4,263 students

22 schools within district

Liberty video

Bryant video

Sierra video

How this partner got started

1
Identify your CS First club location and host(s)
  • The first club ran at three sites, Liberty Elementary, Bryant Elementary, and Sierra Middle School. Liberty ran the clubs during school hours with an Instructional Assistant. Bryant Elementary ran it as an after-school coding club with a teacher facilitator. Sierra Middle School created a computer science club that ran during their zero period with a teacher facilitator.
  • Word of mouth and online videos showcasing these sites brought in other teachers who were interested in trying out CS First. This allowed the program to reach 15 schools in year one, servicing 948 students who wrote a combined 3,513 hours of code.
  • The after-school programs HEARTS and PRIMETIME also hosted clubs facilitated by after-school tutors (college students).
2
Explore our curriculum and decide what theme(s) your clubs will use
  • Depending on the site, facilitators had flexibility in how they implemented the program. In most cases, teachers selected Storytelling to align with English Language Arts Standards. At some sites, teachers in multiple grades selected a different theme and provided a Google form for students to sign up for the club they wanted to join. This created a mixed experience as students across multiple grade levels worked together on the same theme.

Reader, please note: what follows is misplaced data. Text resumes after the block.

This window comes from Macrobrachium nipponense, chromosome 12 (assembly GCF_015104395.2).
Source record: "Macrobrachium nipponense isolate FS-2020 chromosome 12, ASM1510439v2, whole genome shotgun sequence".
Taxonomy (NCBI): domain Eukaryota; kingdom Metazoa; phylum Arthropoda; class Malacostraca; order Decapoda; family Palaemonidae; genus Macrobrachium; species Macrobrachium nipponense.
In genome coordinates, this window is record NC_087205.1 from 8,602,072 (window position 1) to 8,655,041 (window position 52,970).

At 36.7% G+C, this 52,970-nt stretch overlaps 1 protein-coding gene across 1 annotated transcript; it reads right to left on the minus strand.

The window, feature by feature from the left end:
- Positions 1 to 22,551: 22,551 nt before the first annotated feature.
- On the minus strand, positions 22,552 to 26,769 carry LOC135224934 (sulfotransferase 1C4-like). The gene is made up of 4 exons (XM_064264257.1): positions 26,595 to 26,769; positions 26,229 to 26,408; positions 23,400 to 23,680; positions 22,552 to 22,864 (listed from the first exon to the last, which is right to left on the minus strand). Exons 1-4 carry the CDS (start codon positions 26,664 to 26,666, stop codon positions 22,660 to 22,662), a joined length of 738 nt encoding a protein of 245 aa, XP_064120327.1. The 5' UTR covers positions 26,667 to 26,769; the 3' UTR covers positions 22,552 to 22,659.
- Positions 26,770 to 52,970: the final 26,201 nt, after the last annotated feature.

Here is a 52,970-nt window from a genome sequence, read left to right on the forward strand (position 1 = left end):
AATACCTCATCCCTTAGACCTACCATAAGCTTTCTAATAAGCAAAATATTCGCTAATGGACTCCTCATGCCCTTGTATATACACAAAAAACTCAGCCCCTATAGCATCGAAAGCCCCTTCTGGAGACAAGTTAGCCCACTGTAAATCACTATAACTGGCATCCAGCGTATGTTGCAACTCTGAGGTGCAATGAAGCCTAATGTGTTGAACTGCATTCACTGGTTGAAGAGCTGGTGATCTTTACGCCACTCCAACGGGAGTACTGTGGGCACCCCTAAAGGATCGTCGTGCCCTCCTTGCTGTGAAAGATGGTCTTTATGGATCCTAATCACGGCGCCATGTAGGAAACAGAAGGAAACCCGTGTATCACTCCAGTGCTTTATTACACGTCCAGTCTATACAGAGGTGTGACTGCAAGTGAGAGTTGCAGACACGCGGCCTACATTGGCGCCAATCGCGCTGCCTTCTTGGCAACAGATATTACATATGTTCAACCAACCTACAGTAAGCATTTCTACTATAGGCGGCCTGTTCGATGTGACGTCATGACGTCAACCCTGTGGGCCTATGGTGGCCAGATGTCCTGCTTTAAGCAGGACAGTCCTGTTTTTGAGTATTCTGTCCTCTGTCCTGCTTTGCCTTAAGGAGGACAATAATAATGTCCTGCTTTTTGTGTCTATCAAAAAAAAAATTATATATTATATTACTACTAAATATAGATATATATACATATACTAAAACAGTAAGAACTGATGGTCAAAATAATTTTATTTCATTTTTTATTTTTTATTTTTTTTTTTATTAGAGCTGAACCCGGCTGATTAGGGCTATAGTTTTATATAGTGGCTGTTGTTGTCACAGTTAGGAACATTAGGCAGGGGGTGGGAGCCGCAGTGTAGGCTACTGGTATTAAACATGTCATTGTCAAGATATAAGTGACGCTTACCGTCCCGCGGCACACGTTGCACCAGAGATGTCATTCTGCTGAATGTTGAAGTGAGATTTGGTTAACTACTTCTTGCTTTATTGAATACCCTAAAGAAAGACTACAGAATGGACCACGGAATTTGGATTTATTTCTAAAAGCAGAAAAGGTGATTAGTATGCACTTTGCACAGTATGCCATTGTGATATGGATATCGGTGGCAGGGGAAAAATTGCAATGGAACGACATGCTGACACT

3
Have hosts create clubs on CS First and order materials for their clubs
  • A central staff developer gave an initial presentation to principals throughout the district, which generated interest and led to teachers and administrators setting up individual appointments to learn best practices and walk through proper club setup and ordering of materials.
4
Market your club and sign students up
  • Promo videos for various sites were created and a follow up video from the district media team was created here.
  • We created a district website for teachers and administrators to get more information here.
  • The district met with stakeholders from the city to create clubs at local parks for after-school and summer programs. The city had a blog post about CS First in RUSD here that was shared with the community.
5
Have a great time teaching kids to code with CS First Clubs!
  • In a year and a half reached ~20 schools across the district, and also influenced the creation of several clubs in other districts after conference presentations!
  • Students have written 35,093 hours of code with CS First.
  • Not one teacher who facilitated CS FIRST had any prior background in computer science.
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Optional items
  • One school ran a coding competition for students with CS First, which culminated in a special field trip for the winners.